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Post details: A fish named Hope.
10:27:27 pm, by Tom, 731 words, 10675 views
A fish named Hope.
If you have watched TV in the past week or two, you may have seen the excellent ads produced by the British Heart Foundation (BHF) as part of a major fundraising drive to support their new Mending Broken Hearts campaign.
The Mending Broken Hearts campaign is a major new multidisciplinary initiative which seeks to harness the power of regenerative medicine to better treat, and one day cure, heart failure. If you want to learn more about this work, the BHF website has information on the science behind the initiative, and why their scientists are studying zebrafish.
It is an ambitious and fascinating project, and an excellent example of how the differences between species can be as valuable to medical advancement as the similarities.
But that’s not all that is striking about this campaign.
This is a fundraising campaign by a major medical research charity that not only acknowledges the importance of animal research, but places it centre stage. Little more than a decade ago that would have been unthinkable.
When I first started my career in science in the late 1990’s public support for animal research in the UK was considerably lower than it is now, and few scientists willing to discuss their work in public or counter the misleading propaganda of animal rights activists. Animal rights extremists appeared to be able to harass, intimidate and coerce at will, using tactics such as hate mail, vandalism, arson, grave robbing and violence to force several animal breeders to close, and even contributing to a decision by Cambridge University to abandon plans to construct a new primate laboratory in 2004. As the 21st century dawned the future of biomedical research in the UK looked very bleak.
But behind the scenes things were changing. The tireless efforts of research advocacy groups including RDS and the Coalition for Medical Progress (now merged to form Understanding Animal Research ), Sense about Science, and Seriously Ill for Medical Research, who spoke up for animal research and countered the distortions spread by animal research, and the bravery of individuals including the Oxford neuroscientist Professor Colin Blakemore and patient activist Andrew Blake, who continued to speak out in support of animal research despite threats against themselves and their families, began to yield dividends. As time went on more and more scientists were persuaded to discuss the role of animal research in their work in more detail when talking to journalists, rather than referring obliquely to “laboratory studies”, and by the middle of the decade opinion polls indicated that public support for the use of animals in medical research had increased dramatically. Politicians also began to wake up to the threat posed to science in the UK by animal rights extremism, and the danger that other unrepresentative minorities might adopt the tactics of animal rights extremists to foist their views on the rest of society: Something had to be done. A series of laws were passed to prevent intimidation and harassment being used as campaign tools, while for the first time sufficient resources were made available to police units to counter domestic extremism.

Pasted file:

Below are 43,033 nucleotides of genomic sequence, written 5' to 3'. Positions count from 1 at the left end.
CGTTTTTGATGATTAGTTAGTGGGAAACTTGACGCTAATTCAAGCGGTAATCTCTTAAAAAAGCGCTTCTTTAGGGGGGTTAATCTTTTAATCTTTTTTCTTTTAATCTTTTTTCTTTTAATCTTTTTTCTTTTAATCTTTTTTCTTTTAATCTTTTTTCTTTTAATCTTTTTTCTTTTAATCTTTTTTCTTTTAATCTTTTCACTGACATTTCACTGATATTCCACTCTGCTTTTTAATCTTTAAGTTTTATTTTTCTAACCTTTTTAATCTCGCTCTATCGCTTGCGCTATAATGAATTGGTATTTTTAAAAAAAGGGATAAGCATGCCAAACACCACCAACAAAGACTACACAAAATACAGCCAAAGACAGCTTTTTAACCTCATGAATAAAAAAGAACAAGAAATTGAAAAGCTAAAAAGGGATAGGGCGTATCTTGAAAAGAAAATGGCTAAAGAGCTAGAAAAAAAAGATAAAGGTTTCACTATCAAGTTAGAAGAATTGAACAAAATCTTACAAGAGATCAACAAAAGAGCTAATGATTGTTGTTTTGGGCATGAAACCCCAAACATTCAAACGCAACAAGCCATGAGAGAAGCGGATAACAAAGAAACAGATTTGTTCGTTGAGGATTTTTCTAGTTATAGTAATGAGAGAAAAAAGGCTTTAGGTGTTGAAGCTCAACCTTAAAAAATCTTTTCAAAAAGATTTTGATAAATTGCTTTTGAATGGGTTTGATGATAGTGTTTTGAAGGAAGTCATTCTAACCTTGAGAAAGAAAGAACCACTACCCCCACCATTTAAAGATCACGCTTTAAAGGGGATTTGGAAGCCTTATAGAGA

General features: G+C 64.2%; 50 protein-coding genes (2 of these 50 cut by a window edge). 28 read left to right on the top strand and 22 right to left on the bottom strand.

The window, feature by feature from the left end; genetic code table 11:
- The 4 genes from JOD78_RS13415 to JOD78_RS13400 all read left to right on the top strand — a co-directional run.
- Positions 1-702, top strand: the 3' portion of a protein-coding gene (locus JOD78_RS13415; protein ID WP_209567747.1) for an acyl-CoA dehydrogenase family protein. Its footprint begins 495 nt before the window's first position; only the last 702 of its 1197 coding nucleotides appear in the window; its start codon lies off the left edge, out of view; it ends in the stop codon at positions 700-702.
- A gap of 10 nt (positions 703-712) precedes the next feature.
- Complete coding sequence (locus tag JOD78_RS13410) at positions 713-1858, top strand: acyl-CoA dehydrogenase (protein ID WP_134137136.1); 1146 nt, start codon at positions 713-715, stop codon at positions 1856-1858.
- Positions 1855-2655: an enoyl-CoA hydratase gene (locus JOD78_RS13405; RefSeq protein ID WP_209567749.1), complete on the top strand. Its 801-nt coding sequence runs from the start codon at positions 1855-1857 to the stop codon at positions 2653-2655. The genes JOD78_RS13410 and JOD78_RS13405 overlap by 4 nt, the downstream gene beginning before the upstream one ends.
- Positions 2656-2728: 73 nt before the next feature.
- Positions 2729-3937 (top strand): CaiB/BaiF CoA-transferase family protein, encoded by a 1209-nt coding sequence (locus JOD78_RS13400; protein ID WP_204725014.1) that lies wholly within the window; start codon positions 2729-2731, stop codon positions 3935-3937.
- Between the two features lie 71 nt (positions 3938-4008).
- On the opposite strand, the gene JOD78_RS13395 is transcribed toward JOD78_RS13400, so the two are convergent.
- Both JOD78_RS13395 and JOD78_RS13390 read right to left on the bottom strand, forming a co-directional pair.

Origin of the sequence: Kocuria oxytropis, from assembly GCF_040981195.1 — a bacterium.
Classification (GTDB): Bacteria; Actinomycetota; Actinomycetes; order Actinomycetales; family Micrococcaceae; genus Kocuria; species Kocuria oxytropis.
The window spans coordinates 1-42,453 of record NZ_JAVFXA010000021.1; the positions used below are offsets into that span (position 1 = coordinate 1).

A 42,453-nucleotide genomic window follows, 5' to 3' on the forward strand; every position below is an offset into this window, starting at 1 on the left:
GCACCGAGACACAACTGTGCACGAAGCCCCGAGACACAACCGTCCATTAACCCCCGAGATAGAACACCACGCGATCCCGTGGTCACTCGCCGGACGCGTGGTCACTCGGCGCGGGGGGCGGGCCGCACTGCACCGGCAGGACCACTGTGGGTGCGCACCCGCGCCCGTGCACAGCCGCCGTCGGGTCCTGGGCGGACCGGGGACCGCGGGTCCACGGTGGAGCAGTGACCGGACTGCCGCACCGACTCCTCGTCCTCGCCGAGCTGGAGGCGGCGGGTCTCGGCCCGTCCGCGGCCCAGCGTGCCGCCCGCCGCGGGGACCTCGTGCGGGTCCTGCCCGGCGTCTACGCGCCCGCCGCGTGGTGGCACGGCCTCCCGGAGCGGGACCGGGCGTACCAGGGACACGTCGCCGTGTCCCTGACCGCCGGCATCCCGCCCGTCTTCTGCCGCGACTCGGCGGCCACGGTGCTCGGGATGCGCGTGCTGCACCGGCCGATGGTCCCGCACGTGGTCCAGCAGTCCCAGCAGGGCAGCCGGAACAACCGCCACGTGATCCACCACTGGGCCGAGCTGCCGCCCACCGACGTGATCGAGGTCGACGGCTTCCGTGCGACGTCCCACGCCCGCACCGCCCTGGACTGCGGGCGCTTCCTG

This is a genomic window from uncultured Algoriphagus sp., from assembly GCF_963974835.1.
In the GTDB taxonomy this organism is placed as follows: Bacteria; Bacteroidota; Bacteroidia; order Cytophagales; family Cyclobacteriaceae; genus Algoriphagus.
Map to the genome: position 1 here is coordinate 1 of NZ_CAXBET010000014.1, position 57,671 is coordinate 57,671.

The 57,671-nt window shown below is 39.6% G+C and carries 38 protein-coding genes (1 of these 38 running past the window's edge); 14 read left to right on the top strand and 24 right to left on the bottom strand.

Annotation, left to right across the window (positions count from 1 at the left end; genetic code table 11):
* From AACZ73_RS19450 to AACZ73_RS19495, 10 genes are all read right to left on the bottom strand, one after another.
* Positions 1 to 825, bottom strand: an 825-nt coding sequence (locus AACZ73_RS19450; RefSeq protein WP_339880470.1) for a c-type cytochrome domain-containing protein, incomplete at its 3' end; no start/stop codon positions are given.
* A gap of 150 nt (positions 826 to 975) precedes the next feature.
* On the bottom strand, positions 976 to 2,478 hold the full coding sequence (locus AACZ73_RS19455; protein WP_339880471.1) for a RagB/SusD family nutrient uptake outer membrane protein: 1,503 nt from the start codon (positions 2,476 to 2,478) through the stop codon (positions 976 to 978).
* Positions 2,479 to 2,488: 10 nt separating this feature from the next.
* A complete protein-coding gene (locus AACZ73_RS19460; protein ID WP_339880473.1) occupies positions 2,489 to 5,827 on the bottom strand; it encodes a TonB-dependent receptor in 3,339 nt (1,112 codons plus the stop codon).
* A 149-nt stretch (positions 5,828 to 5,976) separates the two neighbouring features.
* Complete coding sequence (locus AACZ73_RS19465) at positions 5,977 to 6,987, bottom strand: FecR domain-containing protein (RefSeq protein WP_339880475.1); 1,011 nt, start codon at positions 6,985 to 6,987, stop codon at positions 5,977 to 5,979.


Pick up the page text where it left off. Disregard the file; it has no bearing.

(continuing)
The tide finally turned in the spring of 2006 when hundreds of citizens, scientists, students in Oxford joined together under the banner of Pro-Test to march in support the construction of a new animal research laboratory. Responding to threats by animal rights extremists, and inspired by the example set by Laurie Pycroft, the marchers showed that they would not be silenced and would not be intimidated. That rally, and the widespread coverage it received in national and international news media, released a pent-up wave of support from animal research that almost instantly changed the tenor of the debate on animal research in the UK. The new Oxford laboratory was completed in 2008.
Now five years later many of the animal rights extremists whose terror campaigns made the lives of so many people a misery are behind bars, and scientists are more willing than ever before to talk about the contribution of animal research to medical progress.
So the zebrafish are not just an example of the promise of 21st century medicine, but show us that if scientists and supporters of science stand together we can defeat extremism, we can counter the lies and distortions spread by animal rights campaigns, and we can secure the future of scientific medicine. That's a lot of hope for such a small fish.
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